• Obtain comprehensive visibility – Use accurate, context-rich visibility of all assets, apps, and users to see and evaluate the OT/ICS threat surface. Marrying machine learning with crowdsourced telemetry and passive identification technology enables organizations to rapidly assess and score risk for everything and everyone that you can now see.
  • Apply Zero Trust principles – A Zero Trust security framework can be used for OT and 5G assets and remote operations at plants and remote sites. Build policies and processes to apply it; including built-in policy enforcement, using security controls like segmentation where automated policy enforcement is problematic – such as in the physical process through control levels of the Purdue Model – access policies based on least privilege, nonstop threat inspection, and continuous trust verification of communications.
  • Simplify operations – Make security deployment and operations simpler by using a centralized platform from one provider, but make sure it works with the overall architecture for your IT and your OT facilities.

3 business benefits of stronger security  

Having a more secure IoT network is a huge win in itself, but there are three additional benefits worth knowing about.

The first is the ability to get to ROI faster. A winning combination of security solutions will help accelerate returns on your Industry 4.0 investments because they deal with the security barriers that tend to slow down IoT, 5G, and SD-WAN adoption.

The second business benefit is cost savings. A platform approach can make integration with existing technologies simpler, facilitate automation, and reduce the complexity of creating and managing policies. All of these functions can lower capital expenditures and operating expenses. In fact, Enterprise Strategy Group found that an industrial OT security solution can provide 351% ROI over a five-year period.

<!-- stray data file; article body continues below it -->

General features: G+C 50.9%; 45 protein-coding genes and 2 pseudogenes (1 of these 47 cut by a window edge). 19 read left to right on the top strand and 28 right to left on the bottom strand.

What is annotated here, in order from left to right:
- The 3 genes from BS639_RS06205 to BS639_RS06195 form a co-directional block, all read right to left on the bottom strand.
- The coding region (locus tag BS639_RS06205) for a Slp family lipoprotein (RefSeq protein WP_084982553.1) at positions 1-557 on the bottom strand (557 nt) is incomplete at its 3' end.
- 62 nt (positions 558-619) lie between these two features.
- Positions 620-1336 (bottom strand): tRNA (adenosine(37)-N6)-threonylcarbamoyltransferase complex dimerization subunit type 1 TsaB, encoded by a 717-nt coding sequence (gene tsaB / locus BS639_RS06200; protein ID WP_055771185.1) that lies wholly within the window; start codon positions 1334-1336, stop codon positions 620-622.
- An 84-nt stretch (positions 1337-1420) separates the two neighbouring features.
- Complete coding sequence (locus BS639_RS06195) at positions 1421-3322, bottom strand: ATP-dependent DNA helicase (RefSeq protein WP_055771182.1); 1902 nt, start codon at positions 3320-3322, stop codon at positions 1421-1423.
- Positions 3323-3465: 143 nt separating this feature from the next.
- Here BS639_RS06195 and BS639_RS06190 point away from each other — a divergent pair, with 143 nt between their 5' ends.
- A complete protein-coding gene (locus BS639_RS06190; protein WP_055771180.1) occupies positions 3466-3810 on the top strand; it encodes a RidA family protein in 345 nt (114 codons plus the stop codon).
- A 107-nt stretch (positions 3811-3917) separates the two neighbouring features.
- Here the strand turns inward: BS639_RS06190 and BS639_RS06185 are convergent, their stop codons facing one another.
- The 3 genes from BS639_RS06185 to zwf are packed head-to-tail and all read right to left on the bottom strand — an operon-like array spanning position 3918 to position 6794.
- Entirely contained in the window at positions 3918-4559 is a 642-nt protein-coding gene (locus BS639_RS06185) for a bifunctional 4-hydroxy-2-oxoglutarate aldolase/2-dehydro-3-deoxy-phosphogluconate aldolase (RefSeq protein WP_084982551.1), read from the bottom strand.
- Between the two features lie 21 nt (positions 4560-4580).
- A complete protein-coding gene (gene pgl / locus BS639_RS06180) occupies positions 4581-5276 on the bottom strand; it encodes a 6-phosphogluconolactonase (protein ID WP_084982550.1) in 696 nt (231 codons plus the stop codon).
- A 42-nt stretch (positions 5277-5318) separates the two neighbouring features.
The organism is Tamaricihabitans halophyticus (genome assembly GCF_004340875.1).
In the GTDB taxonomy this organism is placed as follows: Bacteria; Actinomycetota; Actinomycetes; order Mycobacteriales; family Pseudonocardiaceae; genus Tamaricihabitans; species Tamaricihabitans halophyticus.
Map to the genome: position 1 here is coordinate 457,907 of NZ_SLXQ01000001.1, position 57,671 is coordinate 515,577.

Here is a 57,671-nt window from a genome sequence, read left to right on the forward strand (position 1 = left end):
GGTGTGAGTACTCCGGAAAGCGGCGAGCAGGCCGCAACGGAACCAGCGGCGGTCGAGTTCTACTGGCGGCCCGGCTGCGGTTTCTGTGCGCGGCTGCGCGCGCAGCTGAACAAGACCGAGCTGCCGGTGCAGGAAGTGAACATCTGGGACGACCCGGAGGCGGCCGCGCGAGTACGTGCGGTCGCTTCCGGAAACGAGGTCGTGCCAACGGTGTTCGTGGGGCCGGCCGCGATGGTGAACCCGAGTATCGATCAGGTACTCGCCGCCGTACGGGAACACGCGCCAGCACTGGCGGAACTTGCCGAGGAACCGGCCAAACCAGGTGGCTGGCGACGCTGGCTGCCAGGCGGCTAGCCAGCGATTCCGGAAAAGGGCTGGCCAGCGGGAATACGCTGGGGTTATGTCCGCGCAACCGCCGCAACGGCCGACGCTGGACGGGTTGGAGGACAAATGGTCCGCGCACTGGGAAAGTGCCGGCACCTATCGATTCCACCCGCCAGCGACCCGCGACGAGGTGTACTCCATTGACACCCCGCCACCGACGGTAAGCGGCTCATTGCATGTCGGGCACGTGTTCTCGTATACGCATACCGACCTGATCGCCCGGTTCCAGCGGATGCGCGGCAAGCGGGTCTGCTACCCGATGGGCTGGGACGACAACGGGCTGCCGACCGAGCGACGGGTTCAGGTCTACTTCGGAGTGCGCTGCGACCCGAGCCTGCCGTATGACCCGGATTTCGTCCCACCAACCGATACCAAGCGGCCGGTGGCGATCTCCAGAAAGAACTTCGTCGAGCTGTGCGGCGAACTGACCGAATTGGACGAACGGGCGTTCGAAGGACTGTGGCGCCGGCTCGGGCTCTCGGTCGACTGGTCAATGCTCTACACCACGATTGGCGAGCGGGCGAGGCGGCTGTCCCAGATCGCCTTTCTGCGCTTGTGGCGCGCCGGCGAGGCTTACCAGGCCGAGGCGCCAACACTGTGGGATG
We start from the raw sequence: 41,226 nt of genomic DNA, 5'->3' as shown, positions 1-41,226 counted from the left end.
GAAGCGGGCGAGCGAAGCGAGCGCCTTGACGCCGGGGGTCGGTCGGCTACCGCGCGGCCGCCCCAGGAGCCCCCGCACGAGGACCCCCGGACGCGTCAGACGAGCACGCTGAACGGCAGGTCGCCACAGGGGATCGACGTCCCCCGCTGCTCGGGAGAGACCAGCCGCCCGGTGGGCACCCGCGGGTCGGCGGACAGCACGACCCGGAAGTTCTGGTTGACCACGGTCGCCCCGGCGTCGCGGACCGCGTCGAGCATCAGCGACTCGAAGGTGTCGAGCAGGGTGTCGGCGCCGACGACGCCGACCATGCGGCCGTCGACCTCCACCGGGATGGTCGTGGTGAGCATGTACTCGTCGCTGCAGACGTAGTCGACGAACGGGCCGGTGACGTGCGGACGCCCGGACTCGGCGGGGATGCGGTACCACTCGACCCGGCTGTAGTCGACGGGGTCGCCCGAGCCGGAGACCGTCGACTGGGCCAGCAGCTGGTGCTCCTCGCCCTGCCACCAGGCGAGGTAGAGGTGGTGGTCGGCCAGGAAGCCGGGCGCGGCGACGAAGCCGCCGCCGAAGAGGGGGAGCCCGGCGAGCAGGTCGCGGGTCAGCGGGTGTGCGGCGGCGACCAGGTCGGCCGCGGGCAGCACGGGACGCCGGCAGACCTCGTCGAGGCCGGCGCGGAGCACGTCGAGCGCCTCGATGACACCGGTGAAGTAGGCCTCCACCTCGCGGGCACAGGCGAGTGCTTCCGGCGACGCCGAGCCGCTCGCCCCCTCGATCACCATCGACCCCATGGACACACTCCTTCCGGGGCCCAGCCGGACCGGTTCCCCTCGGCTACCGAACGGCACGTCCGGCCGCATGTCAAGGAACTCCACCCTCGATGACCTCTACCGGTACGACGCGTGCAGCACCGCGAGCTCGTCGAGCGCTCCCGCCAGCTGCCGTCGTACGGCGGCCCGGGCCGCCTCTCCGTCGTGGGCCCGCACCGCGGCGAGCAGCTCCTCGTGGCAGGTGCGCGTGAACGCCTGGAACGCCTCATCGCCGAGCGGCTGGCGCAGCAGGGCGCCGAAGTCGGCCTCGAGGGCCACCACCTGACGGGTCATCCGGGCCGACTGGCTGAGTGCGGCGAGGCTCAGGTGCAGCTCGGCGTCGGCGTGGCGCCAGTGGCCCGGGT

The third benefit is the reduction of downtime. You can’t generate revenue or deliver critical services if operations are down. A machine learning (ML)-powered solution can detect and mitigate risks that might otherwise be overlooked – which could lead to ransomware or other malicious activity that can lead to downtime. Using an ML-based solution can help your facility avoid SolarWinds-level attacks and the associated costs of lost production time.

OT security drives ROI

Manufacturing business leaders tend to see security as a cost center, but these investments in technologies can drive productivity and should be considered ROI generators. The reality is that not having the right cybersecurity infrastructure in place can ultimately cost you more money. As the traditional OT air gap disappears, companies need comprehensive security technologies that provide Zero Trust security, visibility, and simpler operations. A platform-based approach combined with machine learning capabilities will help IT security teams achieve rapid ROI while keeping their digital assets safe.